NHC 18: Announcing the 2018 Capps Lecturer!

June 28, 2018

Announcing the National Humanities Conference Capps Lecturer!
Two-Time National Book Award Winner Jesmyn Ward to Present the 2018 Capps Lecture

June 28, 2018 – The Federation of State Humanities Councils is pleased to announce that Jesmyn Ward, two-time National Book Award winner and author, will be the National Humanities Conference 2018 Capps Lecturer. Ms. Ward is known for her “fearless and toughly lyrical” voice in her novels, which are deeply informed by her experiences growing up in DeLisle, MS, her brother, and the trauma of Hurricane Katrina and its social and economic ramifications.  The Capps Lecture will follow an interview format where Ms. Ward will be in conversation with Kiese Laymon, author and former contributing editor at Gawker.

“We are honored to welcome Jesmyn Ward to the National Humanities Conference as the 2018 Capps Lecture,” said Esther Mackintosh, president of the Federation of State Humanities Councils. “Her novels reflect themes, struggles, and a sense of place that will be explored in a variety of ways throughout the conference, and she beautifully embodies characteristics we seek in the Capps Lecturer–an ability to evoke and create meaning through the exchange of stories, a belief in the power of stories to create empathetic understanding and a desire to act, and a commitment to inclusion of all voices.”

The Capps Lecture will take place in New Orleans, LA in conjunction with the National Humanities Conference on Friday, November 9, 2018.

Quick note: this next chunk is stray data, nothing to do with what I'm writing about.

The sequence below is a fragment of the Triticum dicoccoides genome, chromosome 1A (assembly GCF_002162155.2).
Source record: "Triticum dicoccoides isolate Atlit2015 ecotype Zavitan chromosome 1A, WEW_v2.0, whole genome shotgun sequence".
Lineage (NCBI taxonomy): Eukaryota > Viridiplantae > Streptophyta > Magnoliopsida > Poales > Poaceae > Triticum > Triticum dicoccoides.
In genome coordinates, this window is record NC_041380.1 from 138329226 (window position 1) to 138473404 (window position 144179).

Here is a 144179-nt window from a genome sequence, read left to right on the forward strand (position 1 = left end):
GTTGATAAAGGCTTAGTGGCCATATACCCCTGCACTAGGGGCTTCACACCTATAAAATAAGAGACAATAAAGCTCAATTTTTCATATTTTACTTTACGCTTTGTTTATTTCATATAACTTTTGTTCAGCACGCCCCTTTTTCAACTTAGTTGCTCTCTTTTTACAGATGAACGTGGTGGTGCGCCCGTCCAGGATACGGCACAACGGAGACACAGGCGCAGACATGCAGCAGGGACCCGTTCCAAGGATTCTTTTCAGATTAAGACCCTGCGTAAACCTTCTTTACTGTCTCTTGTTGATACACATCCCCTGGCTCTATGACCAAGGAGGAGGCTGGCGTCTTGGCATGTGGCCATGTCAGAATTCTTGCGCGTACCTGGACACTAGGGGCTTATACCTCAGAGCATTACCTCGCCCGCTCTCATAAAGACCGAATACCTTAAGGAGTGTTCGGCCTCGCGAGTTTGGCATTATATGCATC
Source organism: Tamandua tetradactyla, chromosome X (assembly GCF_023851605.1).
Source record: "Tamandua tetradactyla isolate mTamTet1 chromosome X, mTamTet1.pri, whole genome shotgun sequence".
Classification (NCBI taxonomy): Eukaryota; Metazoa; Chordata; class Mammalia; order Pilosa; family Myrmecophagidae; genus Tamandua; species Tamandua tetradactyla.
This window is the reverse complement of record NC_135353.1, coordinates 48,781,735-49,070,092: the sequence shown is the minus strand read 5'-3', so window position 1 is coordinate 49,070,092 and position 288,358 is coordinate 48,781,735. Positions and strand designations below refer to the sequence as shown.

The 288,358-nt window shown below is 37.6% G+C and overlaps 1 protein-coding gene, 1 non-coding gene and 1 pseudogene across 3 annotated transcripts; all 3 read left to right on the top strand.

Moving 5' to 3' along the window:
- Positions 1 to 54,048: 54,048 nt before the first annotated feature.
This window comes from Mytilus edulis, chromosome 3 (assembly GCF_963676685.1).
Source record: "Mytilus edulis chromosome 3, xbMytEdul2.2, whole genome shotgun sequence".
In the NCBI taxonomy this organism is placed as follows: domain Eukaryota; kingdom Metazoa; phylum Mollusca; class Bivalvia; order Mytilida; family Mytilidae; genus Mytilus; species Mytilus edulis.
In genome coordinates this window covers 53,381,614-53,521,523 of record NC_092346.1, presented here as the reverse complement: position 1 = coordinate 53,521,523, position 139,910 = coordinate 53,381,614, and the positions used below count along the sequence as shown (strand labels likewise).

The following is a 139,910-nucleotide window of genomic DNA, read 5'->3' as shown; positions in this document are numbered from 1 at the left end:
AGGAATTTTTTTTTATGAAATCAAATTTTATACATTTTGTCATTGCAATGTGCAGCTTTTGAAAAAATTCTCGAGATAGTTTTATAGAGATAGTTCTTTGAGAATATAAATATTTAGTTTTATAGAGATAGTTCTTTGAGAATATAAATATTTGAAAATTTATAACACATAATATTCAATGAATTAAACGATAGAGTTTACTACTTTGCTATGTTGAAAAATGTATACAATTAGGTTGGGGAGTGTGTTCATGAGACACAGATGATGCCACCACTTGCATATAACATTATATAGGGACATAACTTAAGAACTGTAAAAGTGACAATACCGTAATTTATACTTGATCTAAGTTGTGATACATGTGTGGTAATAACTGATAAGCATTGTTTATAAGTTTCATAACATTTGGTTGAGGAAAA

About the Capps Lecture

The Walter H. Capps Memorial Lecture was established by the Federation Board of Directors in 1999 to honor the memory of Congressman Walter H. Capps – teacher, writer, public servant, and humanist. A member of the California state humanities council for six years, and its chair for three, Congressman Capps was also the Federation board chair from 1983 to 1985.

About the National Humanities Conference

Established in 1978 by the Federation of State Humanities Councils, the National Humanities Conference was originally designed as a resource to bring together the nationwide network of the 56 state and U.S. territorial humanities councils and those interested in advancing the work of the public humanities in every day American life. In 2015, the Federation and the National Humanities Alliance partnered to make the National Humanities Conference available to both public and academic humanities practitioners to address local and national challenges through the lens of the humanities and to spark innovative collaborations, conversations, and research while broadening the impact and relevance of the humanities in everyday American life.